It’s not easy to launch and maintain a good company blog. Either you have to do it yourself, or you have to hire someone else to do it.
Either way, you have to know what a good blog post looks like.
Let’s pretend, for a moment, that every blog post in the world is written with the appropriate spelling and grammar. With all other things being equal, what makes a good blog post?
A good blog post must have personality.
No jargon. No geek-speak. No dry corporate zombie talk.
You don’t have to go out of your way to be “hold your sides funny.” I’ve seen people who think that, and it drives me a little nuts, because for the most part people aren’t nearly as hilarious as they think they are!
But you should at least write like you talk. A good blog post is very accessible. It’s a conversation between you and the people who might read it, and nobody has time to wade through boring, stilted content.
Blogs are children of the magazine industry in a lot of ways. Magazines surround stuff they want to sell with interesting content, which makes people more inclined to buy those things. And let’s face it, unless you’re writing a personal development blog you probably have something you want to sell.
Think about every magazine article you ever read. It had personality, didn’t it? You always had a sense that a real person was writing it, didn’t you? On some level, it even entertained you, even if the article was “how to clean your yard” or something even less glamorous.
A good blog post answers burning needs.
How do you know the burning needs of your customers? In my opinion there are some easy places to start.
In my experience, every business gets the same 20 objections constantly, and they get the same 20 questions constantly. Together, these issues constitute 40 posts that should make it into your blog at some point.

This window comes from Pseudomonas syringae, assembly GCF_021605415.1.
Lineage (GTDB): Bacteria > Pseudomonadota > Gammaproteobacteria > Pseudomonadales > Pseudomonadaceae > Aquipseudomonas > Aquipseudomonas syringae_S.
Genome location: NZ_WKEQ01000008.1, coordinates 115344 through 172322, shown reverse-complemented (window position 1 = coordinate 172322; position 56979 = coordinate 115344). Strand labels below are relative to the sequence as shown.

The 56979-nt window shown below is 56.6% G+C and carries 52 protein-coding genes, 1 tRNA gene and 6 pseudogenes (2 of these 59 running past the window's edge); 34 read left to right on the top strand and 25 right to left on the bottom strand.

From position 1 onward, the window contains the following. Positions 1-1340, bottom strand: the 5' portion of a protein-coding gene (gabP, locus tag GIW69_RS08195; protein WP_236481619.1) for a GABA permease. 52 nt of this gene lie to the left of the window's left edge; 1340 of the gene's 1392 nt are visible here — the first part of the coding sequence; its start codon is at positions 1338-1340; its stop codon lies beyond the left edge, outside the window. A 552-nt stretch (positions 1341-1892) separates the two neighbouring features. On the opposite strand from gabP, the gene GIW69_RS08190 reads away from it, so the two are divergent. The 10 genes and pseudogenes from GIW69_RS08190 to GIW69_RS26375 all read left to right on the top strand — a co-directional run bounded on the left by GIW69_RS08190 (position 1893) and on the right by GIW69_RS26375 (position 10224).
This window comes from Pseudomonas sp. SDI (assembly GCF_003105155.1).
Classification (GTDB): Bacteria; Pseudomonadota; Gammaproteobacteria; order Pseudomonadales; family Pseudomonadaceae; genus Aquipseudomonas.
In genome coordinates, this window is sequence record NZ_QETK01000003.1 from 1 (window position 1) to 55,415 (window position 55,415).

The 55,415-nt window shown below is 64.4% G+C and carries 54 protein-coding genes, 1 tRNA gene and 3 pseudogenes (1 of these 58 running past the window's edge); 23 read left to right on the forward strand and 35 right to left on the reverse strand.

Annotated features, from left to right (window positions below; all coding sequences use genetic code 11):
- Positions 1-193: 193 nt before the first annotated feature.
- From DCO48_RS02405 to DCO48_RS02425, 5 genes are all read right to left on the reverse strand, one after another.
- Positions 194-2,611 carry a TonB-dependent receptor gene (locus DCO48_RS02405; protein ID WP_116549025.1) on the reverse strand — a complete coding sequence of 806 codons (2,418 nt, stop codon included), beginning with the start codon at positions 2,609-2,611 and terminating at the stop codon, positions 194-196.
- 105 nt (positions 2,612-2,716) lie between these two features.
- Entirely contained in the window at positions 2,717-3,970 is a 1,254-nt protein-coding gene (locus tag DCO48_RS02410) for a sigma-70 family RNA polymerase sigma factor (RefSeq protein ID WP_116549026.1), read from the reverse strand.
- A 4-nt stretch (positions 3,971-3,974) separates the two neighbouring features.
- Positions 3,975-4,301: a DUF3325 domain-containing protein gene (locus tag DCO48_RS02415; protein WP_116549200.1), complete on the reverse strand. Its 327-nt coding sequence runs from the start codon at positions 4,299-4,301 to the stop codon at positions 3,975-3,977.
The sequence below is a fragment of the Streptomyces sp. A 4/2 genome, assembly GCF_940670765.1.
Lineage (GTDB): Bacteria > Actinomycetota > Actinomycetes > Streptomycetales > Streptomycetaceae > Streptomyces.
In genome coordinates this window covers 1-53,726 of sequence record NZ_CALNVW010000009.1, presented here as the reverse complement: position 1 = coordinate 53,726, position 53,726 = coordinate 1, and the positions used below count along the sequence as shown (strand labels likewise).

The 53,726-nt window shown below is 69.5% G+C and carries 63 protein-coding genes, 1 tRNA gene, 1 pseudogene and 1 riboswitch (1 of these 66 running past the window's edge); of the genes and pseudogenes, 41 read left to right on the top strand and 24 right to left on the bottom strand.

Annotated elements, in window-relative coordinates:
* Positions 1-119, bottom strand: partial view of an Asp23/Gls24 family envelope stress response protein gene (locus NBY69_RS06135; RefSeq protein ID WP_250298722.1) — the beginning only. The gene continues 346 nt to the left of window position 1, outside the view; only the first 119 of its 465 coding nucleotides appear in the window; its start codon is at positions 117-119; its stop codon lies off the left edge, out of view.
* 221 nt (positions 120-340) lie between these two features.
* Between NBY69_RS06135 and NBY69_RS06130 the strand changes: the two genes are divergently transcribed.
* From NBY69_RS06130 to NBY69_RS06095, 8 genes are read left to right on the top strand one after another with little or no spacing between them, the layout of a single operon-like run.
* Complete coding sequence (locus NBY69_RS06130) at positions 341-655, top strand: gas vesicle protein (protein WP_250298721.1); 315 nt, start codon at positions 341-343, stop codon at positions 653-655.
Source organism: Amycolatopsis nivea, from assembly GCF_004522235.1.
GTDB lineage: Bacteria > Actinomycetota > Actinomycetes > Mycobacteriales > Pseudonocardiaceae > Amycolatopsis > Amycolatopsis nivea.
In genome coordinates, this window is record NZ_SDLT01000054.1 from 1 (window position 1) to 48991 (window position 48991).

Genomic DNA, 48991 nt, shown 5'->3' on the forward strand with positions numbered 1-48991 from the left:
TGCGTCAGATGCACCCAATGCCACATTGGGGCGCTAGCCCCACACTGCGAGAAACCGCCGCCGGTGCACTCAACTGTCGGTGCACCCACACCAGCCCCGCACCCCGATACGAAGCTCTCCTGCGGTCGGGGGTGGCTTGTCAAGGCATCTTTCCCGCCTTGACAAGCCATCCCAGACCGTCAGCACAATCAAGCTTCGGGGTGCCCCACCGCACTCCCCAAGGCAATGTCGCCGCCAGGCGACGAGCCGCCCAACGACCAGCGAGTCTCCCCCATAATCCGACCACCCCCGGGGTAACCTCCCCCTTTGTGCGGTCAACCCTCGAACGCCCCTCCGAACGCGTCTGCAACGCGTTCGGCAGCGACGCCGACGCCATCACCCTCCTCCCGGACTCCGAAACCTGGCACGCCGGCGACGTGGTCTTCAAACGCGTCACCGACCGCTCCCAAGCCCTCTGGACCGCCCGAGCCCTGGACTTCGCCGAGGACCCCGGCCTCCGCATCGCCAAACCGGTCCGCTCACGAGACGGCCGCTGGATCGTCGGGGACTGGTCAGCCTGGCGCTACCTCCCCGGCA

Those questions and objections obviously represent information your customers really want or really need. They’re pain points. And if you’ve met all 20 objections on your blog then your sales rep might not have too many more hurdles to go through when he or she is finally in front of that customer, or on the phone with him or her, or whatever else.
Of course, there are other great questions too, like “how do I (whatever)” or “is it a good idea to (whatever).” And some great blog posts will offer stuff that readers never thought of, like “here’s a great resource for (whatever).”
It’s all good, because it’s all speaking to a specific need that customers have.
A good blog post provides a new way of looking at things or a new way of doing things.
The very best blog posts help you understand the subject matter just a little bit better, which means you can do more with what you’ve got. Or they give you some course of action that you can walk away and take.
This isn’t always blatant. For example, I could put an action point at the end of this blog post which says, “go write down your 20 biggest objections and turn them into blog posts.” But I feel like you got the idea already. 🙂
A good blog post is easy to read.
That’s why most blog posts have subheads (so you can skip past any information that you already knew). It’s also why most blog post paragraphs are short and sweet.
There is nothing more intimidating than an unbroken chunk of text. It looks like a big stone wall, and nobody has time for big stone walls.
What do you think?
Have I missed anything? What do you think makes a good blog post? I’d love to get your opinion in the comments section below.